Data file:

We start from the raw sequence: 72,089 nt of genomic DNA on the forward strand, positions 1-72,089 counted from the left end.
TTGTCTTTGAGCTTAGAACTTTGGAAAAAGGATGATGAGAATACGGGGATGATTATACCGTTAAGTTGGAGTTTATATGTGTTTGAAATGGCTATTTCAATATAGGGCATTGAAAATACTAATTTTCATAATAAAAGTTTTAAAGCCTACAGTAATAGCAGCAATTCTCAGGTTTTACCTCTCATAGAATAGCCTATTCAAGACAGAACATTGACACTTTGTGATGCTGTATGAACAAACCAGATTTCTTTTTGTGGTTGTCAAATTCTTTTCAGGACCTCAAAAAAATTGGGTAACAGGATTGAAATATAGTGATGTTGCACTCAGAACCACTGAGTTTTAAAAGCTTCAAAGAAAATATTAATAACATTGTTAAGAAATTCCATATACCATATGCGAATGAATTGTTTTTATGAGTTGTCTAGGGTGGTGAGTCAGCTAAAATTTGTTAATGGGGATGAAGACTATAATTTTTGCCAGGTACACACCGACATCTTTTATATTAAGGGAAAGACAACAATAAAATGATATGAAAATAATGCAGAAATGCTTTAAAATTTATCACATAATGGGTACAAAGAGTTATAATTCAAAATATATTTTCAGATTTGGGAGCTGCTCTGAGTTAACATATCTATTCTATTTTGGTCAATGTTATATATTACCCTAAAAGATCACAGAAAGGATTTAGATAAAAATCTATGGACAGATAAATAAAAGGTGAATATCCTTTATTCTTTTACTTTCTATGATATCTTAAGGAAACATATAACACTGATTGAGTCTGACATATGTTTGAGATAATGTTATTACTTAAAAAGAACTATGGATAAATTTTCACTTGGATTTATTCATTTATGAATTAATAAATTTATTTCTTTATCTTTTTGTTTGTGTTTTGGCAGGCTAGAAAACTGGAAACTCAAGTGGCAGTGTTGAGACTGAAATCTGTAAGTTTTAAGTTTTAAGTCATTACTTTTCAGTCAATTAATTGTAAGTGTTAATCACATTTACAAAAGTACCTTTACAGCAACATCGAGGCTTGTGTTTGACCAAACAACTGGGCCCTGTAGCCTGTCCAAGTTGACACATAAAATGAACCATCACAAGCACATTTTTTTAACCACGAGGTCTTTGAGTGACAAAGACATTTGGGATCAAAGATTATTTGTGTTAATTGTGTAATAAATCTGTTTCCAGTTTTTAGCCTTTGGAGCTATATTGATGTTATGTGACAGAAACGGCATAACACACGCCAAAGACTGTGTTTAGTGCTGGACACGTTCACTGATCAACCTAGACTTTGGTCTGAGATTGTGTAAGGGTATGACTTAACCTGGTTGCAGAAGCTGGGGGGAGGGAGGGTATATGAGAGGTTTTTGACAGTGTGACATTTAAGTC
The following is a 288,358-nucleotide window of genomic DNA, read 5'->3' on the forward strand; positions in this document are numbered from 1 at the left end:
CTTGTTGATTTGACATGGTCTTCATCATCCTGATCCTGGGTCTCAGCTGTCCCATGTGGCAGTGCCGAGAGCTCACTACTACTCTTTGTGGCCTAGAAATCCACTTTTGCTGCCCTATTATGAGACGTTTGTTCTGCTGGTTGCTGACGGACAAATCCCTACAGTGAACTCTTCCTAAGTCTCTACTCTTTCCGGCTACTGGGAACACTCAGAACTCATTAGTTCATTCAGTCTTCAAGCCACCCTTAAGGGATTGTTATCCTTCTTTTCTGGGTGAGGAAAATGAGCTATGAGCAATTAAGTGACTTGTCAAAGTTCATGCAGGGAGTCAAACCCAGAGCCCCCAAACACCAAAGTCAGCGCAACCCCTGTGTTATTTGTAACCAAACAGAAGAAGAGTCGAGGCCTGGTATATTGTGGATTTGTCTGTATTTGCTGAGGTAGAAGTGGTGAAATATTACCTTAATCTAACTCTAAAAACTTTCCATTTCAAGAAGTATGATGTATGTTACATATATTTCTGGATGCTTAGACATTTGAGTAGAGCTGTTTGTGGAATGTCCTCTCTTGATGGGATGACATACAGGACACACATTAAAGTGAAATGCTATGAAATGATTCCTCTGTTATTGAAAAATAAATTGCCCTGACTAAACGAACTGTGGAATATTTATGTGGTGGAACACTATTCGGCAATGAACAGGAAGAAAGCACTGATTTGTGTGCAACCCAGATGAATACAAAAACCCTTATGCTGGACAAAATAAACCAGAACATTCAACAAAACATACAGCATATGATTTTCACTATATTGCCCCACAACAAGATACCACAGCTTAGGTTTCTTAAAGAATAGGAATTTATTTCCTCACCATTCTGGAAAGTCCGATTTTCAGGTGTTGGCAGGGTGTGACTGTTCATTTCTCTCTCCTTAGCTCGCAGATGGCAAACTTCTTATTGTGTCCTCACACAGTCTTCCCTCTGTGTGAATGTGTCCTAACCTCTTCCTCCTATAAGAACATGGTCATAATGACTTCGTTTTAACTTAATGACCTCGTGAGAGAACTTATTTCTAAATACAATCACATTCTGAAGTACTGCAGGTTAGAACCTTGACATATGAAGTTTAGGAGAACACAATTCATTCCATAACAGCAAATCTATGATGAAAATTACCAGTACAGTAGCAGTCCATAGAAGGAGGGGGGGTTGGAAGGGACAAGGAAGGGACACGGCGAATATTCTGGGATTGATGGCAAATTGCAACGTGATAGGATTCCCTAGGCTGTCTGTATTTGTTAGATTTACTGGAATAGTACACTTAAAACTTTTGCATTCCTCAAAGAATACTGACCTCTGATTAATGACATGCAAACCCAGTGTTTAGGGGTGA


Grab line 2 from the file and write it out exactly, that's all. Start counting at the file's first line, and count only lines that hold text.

TTGTCTTTGAGCTTAGAACTTTGGAAAAAGGATGATGAGAATACGGGGATGATTATACCGTTAAGTTGGAGTTTATATGTGTTTGAAATGGCTATTTCAATATAGGGCATTGAAAATACTAATTTTCATAATAAAAGTTTTAAAGCCTACAGTAATAGCAGCAATTCTCAGGTTTTACCTCTCATAGAATAGCCTATTCAAGACAGAACATTGACACTTTGTGATGCTGTATGAACAAACCAGATTTCTTTTTGTGGTTGTCAAATTCTTTTCAGGACCTCAAAAAAATTGGGTAACAGGATTGAAATATAGTGATGTTGCACTCAGAACCACTGAGTTTTAAAAGCTTCAAAGAAAATATTAATAACATTGTTAAGAAATTCCATATACCATATGCGAATGAATTGTTTTTATGAGTTGTCTAGGGTGGTGAGTCAGCTAAAATTTGTTAATGGGGATGAAGACTATAATTTTTGCCAGGTACACACCGACATCTTTTATATTAAGGGAAAGACAACAATAAAATGATATGAAAATAATGCAGAAATGCTTTAAAATTTATCACATAATGGGTACAAAGAGTTATAATTCAAAATATATTTTCAGATTTGGGAGCTGCTCTGAGTTAACATATCTATTCTATTTTGGTCAATGTTATATATTACCCTAAAAGATCACAGAAAGGATTTAGATAAAAATCTATGGACAGATAAATAAAAGGTGAATATCCTTTATTCTTTTACTTTCTATGATATCTTAAGGAAACATATAACACTGATTGAGTCTGACATATGTTTGAGATAATGTTATTACTTAAAAAGAACTATGGATAAATTTTCACTTGGATTTATTCATTTATGAATTAATAAATTTATTTCTTTATCTTTTTGTTTGTGTTTTGGCAGGCTAGAAAACTGGAAACTCAAGTGGCAGTGTTGAGACTGAAATCTGTAAGTTTTAAGTTTTAAGTCATTACTTTTCAGTCAATTAATTGTAAGTGTTAATCACATTTACAAAAGTACCTTTACAGCAACATCGAGGCTTGTGTTTGACCAAACAACTGGGCCCTGTAGCCTGTCCAAGTTGACACATAAAATGAACCATCACAAGCACATTTTTTTAACCACGAGGTCTTTGAGTGACAAAGACATTTGGGATCAAAGATTATTTGTGTTAATTGTGTAATAAATCTGTTTCCAGTTTTTAGCCTTTGGAGCTATATTGATGTTATGTGACAGAAACGGCATAACACACGCCAAAGACTGTGTTTAGTGCTGGACACGTTCACTGATCAACCTAGACTTTGGTCTGAGATTGTGTAAGGGTATGACTTAACCTGGTTGCAGAAGCTGGGGGGAGGGAGGGTATATGAGAGGTTTTTGACAGTGTGACATTTAAGTC